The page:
The only time you ever jog is when the sky starts beating its fists against the pavement and then, inevitably, your face. The harsh smack of each drop against your skin is soothing, meditative, barely rhythmic. It beats to the pounding of your feet, it mimicks your heart. It’s almost as effective as a handy waterfall.
You’re soaked the minute you step outside. Your clothes cling to your body in dissent, and only concede in the safety and warmth of your room.
Your hair is distressed, drenched, limp. It nudges your eye, but you dismiss its complaint with a flick of your head. Droplets charge the rain ahead of you, but are soon overwhelmed and beaten down. You hope that you don’t succumb to the same fate.
There’s a burning sensation, caused by your harsh, desperate attempts to breathe. Sometimes a sympathetic droplet will land in your mouth, a willing sacrifice to soothe the anger of your throat. Your body is starting to show its resentment towards your choices.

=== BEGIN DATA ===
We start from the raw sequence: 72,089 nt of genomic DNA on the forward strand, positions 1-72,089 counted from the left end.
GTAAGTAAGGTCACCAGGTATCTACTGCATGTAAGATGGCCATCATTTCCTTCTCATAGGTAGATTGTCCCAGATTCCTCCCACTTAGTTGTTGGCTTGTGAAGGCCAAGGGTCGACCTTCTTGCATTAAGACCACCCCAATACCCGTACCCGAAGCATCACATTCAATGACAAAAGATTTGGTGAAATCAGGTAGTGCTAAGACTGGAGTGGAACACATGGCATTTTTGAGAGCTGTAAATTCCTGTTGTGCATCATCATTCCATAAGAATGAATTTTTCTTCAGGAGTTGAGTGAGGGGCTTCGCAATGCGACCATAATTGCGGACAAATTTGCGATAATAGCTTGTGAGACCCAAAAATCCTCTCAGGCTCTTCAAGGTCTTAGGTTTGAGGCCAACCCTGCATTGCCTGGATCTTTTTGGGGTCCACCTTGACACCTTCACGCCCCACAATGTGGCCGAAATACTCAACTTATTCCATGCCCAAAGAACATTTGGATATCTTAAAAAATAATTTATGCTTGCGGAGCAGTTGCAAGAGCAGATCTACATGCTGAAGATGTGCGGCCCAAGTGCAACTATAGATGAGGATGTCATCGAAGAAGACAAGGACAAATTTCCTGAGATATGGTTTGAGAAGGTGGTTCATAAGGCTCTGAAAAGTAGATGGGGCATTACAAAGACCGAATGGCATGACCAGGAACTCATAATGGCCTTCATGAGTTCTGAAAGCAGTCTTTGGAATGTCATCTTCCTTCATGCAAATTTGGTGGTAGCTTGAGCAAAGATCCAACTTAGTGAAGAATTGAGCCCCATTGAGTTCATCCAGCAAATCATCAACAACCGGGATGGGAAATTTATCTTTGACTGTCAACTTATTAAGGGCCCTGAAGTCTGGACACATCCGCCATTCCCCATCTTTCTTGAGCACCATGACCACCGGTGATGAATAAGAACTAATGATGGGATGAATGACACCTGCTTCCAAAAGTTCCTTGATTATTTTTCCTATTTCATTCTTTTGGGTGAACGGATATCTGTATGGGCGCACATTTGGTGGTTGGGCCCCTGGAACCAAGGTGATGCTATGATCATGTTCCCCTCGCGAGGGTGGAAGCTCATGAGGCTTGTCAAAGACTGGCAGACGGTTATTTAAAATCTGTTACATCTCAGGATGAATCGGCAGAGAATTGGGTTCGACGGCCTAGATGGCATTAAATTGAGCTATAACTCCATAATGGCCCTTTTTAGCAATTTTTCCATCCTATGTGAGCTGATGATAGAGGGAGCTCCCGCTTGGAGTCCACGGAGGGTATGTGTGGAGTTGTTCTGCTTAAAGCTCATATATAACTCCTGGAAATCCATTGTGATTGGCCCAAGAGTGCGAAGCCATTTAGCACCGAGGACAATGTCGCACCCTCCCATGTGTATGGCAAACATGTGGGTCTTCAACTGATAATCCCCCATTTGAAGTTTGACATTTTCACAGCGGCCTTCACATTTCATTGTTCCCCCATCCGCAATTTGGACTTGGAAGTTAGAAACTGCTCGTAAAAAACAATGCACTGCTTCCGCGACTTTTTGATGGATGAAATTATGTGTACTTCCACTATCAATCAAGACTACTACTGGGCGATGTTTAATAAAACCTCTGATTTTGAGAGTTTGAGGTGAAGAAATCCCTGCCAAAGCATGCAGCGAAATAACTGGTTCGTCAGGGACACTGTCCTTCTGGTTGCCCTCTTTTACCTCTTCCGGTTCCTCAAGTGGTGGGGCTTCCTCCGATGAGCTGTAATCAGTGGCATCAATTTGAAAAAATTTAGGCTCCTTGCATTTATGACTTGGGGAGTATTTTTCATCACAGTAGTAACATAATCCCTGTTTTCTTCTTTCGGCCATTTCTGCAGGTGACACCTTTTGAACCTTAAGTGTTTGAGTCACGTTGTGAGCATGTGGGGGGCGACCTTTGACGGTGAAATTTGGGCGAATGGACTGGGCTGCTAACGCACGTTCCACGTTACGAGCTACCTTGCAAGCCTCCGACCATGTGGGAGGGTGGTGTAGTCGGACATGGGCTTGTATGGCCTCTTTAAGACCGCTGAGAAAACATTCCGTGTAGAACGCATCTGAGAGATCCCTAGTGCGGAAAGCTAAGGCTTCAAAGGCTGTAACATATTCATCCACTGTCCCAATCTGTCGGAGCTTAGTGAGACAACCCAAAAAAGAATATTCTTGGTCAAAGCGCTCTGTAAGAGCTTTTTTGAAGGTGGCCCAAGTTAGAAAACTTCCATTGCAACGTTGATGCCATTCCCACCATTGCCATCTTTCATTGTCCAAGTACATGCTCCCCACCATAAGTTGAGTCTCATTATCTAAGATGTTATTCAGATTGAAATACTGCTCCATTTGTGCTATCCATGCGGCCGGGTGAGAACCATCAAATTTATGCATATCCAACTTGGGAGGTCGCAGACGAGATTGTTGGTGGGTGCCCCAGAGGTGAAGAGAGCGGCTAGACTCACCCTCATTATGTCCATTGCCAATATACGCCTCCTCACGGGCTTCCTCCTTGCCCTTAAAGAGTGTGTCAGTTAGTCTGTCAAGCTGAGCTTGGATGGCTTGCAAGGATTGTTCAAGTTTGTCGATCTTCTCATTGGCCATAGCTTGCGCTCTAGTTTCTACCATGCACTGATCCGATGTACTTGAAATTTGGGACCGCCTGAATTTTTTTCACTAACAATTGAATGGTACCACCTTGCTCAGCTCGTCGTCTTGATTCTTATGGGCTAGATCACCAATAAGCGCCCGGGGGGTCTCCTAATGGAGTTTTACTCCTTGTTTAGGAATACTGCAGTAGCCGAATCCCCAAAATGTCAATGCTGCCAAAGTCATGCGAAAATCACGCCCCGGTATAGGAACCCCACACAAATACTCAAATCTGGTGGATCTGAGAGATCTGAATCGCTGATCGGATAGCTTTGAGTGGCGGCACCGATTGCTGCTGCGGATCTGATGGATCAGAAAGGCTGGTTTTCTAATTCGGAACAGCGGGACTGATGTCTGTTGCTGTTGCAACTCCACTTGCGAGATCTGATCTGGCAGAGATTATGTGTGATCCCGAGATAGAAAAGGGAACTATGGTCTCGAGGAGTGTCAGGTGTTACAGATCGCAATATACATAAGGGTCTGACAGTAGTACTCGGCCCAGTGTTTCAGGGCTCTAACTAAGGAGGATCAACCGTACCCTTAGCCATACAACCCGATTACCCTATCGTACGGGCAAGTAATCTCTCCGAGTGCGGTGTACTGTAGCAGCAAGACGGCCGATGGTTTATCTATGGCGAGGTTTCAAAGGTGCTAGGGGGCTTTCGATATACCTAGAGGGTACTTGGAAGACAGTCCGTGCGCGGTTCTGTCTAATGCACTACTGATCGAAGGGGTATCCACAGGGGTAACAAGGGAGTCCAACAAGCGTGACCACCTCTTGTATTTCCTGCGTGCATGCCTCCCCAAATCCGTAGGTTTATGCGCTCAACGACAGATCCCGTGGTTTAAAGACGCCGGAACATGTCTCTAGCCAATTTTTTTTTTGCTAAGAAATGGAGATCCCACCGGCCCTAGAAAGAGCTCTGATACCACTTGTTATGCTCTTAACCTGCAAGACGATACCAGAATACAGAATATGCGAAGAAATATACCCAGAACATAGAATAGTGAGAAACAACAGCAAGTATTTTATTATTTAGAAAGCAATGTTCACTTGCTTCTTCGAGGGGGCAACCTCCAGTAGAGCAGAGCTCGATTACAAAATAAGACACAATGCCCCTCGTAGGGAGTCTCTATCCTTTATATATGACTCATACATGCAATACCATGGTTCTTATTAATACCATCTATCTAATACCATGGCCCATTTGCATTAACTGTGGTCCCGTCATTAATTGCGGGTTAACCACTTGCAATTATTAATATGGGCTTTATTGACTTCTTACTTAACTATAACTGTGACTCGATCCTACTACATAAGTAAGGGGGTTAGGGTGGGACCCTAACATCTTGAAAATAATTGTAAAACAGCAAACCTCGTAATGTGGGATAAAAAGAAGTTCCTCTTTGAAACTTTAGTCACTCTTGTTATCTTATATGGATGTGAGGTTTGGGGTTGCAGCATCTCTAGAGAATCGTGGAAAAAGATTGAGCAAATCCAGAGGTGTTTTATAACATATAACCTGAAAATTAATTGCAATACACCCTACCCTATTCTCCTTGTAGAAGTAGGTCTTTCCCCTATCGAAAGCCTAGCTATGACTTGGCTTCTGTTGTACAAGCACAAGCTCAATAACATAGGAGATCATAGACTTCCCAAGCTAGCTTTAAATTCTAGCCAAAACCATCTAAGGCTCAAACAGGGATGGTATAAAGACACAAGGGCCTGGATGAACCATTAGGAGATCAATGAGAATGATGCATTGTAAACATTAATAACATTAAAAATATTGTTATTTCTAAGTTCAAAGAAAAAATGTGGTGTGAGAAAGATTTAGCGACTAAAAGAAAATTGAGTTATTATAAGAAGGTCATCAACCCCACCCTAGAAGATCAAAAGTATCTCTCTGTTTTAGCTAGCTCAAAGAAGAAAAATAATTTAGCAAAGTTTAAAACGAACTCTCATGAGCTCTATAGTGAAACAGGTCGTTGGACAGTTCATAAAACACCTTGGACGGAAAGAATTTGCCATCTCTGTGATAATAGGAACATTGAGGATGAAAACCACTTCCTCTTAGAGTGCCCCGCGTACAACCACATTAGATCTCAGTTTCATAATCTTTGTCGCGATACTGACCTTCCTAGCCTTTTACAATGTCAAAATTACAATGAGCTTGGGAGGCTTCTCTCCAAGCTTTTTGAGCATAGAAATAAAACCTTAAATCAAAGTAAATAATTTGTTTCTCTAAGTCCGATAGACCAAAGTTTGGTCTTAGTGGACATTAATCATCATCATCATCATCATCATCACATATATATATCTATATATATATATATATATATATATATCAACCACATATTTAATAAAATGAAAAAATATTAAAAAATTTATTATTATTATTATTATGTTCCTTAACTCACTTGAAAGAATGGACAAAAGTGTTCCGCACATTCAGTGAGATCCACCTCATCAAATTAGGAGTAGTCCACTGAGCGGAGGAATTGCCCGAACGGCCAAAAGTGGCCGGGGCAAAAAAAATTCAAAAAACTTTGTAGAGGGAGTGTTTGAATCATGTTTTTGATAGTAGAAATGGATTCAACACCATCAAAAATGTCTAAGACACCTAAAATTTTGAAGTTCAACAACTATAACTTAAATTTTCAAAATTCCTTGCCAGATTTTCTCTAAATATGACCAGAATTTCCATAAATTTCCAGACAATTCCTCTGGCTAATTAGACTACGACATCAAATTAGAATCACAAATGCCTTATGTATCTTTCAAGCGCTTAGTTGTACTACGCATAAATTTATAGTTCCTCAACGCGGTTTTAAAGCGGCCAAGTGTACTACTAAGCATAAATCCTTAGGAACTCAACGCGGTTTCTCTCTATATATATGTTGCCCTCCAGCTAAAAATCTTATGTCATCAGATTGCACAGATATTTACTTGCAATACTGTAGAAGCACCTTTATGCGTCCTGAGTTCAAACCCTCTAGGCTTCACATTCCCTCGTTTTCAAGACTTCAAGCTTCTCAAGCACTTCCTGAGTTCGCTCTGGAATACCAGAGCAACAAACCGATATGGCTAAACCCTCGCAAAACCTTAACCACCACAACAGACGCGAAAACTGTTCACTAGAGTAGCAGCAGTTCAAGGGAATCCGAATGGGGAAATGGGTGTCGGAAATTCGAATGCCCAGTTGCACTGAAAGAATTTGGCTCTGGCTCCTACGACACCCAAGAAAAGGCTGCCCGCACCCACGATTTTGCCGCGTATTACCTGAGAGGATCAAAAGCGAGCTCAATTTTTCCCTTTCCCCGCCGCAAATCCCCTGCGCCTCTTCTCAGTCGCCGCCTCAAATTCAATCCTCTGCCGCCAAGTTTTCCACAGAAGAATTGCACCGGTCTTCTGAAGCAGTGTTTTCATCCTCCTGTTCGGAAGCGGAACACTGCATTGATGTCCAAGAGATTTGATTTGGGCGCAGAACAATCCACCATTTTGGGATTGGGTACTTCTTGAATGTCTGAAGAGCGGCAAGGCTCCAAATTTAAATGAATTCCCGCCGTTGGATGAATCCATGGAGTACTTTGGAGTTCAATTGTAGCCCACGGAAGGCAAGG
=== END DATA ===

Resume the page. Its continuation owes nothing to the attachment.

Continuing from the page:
Your legs are next to feel the flames of effort and exertion. They throb and groan in disapproval. They gnaw on your knees and hammer at your ankles. But you don’t listen because you know that they have always had weak judgement of what was good and what was not. Sometimes you consider heeding their advice, but in the end you can never resist the challenge that the sky spits down.
Your whole body begins to weep. Tears of pain make their slow pilgrimage downwards, towards the end of their existence.
For you are only human, you are limited, and you can only carry so much weight before you begin to protest. With every motion, you strike at the rain, then retreat again in defeat. And tears are torn from you with each stroke.